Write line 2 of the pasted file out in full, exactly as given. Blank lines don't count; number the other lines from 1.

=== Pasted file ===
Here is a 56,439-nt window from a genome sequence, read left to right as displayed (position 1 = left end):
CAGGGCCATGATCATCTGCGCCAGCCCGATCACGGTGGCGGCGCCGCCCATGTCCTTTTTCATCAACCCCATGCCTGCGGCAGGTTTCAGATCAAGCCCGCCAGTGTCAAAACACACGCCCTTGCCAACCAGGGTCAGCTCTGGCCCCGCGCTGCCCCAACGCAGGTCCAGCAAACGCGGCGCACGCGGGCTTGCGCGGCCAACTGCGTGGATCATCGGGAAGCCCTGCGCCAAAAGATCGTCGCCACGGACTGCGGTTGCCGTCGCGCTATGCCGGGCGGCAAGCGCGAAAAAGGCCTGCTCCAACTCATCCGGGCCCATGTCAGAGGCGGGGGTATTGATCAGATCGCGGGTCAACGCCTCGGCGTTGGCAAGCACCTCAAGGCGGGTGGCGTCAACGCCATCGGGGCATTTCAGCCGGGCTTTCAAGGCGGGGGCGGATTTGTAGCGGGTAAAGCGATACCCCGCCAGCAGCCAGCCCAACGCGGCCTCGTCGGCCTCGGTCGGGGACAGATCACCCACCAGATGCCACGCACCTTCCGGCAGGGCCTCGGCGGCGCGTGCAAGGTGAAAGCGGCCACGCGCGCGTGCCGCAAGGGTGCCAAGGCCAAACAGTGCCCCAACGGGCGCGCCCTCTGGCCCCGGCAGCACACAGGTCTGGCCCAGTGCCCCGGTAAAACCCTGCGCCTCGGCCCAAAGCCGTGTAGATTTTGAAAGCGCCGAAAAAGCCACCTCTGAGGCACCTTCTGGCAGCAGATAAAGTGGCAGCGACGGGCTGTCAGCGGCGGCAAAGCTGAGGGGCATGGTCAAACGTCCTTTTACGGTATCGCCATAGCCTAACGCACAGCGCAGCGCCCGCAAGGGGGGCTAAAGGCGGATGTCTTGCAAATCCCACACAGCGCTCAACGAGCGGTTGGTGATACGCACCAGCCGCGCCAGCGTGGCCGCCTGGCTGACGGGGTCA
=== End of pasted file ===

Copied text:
CAGGGCCATGATCATCTGCGCCAGCCCGATCACGGTGGCGGCGCCGCCCATGTCCTTTTTCATCAACCCCATGCCTGCGGCAGGTTTCAGATCAAGCCCGCCAGTGTCAAAACACACGCCCTTGCCAACCAGGGTCAGCTCTGGCCCCGCGCTGCCCCAACGCAGGTCCAGCAAACGCGGCGCACGCGGGCTTGCGCGGCCAACTGCGTGGATCATCGGGAAGCCCTGCGCCAAAAGATCGTCGCCACGGACTGCGGTTGCCGTCGCGCTATGCCGGGCGGCAAGCGCGAAAAAGGCCTGCTCCAACTCATCCGGGCCCATGTCAGAGGCGGGGGTATTGATCAGATCGCGGGTCAACGCCTCGGCGTTGGCAAGCACCTCAAGGCGGGTGGCGTCAACGCCATCGGGGCATTTCAGCCGGGCTTTCAAGGCGGGGGCGGATTTGTAGCGGGTAAAGCGATACCCCGCCAGCAGCCAGCCCAACGCGGCCTCGTCGGCCTCGGTCGGGGACAGATCACCCACCAGATGCCACGCACCTTCCGGCAGGGCCTCGGCGGCGCGTGCAAGGTGAAAGCGGCCACGCGCGCGTGCCGCAAGGGTGCCAAGGCCAAACAGTGCCCCAACGGGCGCGCCCTCTGGCCCCGGCAGCACACAGGTCTGGCCCAGTGCCCCGGTAAAACCCTGCGCCTCGGCCCAAAGCCGTGTAGATTTTGAAAGCGCCGAAAAAGCCACCTCTGAGGCACCTTCTGGCAGCAGATAAAGTGGCAGCGACGGGCTGTCAGCGGCGGCAAAGCTGAGGGGCATGGTCAAACGTCCTTTTACGGTATCGCCATAGCCTAACGCACAGCGCAGCGCCCGCAAGGGGGGCTAAAGGCGGATGTCTTGCAAATCCCACACAGCGCTCAACGAGCGGTTGGTGATACGCACCAGCCGCGCCAGCGTGGCCGCCTGGCTGACGGGGTCA